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Re-Read: Low Town by Daniel Polansky

February 15, 2016
straight razor

I’m using the UK cover because that’s the edition I’m actually reading this time.

What I’m Reading: Low Town by Daniel Polansky (British title: The Straight Razor Cure)
Published: Doubleday, 2011
Read This: while waiting for a trouble with long legs and a short skirt to walk through your door.

Low Town is the first book in Daniel Polansky’s Low Town trilogy. The elevator pitch is that it’s a noir mystery set in a George R.R. Martin-style fantasy world.
The Warden was a soldier for half a decade in a war that devastated the world. He survived a battle where mages ripped holes in reality and won his Queen the war. Then he was an agent of the Black House, the grey-clad secret police. His fall from grace narrowly avoided a messy end in the very cells he used to oversee. Now he is a mid-level drug dealer in Low Town, the slums of the capitol.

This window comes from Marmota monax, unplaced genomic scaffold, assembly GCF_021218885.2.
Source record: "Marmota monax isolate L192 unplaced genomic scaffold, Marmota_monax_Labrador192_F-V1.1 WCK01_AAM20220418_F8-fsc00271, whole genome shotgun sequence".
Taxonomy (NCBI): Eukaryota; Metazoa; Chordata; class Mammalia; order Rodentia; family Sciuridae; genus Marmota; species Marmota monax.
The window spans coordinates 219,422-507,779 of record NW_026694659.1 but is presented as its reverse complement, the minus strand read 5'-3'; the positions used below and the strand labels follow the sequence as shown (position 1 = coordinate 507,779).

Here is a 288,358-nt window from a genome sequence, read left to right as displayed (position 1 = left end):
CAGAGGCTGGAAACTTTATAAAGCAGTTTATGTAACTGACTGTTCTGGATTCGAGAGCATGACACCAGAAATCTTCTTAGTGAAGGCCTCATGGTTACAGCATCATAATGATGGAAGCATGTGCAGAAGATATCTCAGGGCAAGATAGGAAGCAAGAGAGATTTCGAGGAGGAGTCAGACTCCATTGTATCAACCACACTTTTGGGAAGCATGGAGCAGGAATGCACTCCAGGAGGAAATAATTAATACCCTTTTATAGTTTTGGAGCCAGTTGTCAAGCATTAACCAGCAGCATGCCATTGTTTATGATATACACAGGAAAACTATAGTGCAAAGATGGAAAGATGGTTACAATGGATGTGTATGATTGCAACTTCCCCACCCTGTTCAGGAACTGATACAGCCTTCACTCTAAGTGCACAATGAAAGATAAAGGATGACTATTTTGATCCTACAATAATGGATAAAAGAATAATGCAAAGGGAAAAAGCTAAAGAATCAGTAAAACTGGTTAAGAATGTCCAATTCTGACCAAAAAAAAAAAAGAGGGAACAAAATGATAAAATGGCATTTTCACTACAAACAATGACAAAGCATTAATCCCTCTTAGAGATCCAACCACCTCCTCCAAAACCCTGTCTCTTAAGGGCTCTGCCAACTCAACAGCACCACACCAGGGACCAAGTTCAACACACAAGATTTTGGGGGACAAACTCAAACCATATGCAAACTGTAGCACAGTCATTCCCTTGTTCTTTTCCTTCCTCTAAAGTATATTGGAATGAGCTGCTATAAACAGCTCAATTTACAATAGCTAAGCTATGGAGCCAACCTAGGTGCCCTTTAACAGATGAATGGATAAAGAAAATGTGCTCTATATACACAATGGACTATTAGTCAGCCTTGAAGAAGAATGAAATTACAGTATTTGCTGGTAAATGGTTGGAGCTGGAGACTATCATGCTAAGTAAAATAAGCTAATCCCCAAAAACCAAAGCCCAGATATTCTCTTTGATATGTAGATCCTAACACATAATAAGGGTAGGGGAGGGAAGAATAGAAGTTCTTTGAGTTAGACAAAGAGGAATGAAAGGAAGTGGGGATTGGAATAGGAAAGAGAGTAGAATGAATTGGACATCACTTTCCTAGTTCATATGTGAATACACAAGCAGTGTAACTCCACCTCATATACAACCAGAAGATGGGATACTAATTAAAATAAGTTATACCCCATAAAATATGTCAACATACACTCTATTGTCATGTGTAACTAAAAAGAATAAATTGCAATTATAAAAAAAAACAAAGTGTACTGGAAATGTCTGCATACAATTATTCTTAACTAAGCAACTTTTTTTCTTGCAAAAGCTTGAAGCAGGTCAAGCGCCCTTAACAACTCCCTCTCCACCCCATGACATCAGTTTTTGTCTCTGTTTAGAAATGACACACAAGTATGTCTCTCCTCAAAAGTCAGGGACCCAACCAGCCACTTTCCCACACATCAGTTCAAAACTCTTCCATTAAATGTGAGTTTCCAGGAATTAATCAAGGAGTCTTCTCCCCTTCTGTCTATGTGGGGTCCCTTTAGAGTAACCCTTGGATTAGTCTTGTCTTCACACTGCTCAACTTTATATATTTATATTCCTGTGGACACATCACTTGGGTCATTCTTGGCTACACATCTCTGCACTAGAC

He is slowly sliding into ruin when a young girl goes missing. It’s none of his business what the ultimate fate of the child is, but when he stumbles across her body he can’t remain detached.
Soon, Warden is embroiled in trying to solve a case that the Black House has declared closed, causing him to run up against his former colleagues. Add in some interested nobles and a very unsavory wizard and the Warden is suddenly fighting not just for his own life, but for the fate of Low Town itself.

I read this book back in 2011 when it came out here, but I never actually got around to reading the two sequels because they weren’t published here in the States for a long time. I eventually imported them, but never got around to finishing the series because, as you may remember, I have a ridiculous number of books about the house. I finally decided to finish out the series, but decided that I needed to go back and re-read the first book.
I’m really enjoying it. There are a number of parallels to World War I, that I had forgotten, so that is delightful to me. I really like WWI-based stories.
Knowing the ultimate resolution of the mystery is not at all spoiling my pleasure in reading the story. Luckily, it’s been long enough that I remember the broad strokes, but not the tiny details.
I’m really looking forward to finishing it up and moving onto the next two books. Polansky has crafted a very rich world that you want to go back to. There are funny moments and some really beautiful moments scattered through a very tense mystery.

[Warning: If you can’t deal with violence toward children, avoid this one!]

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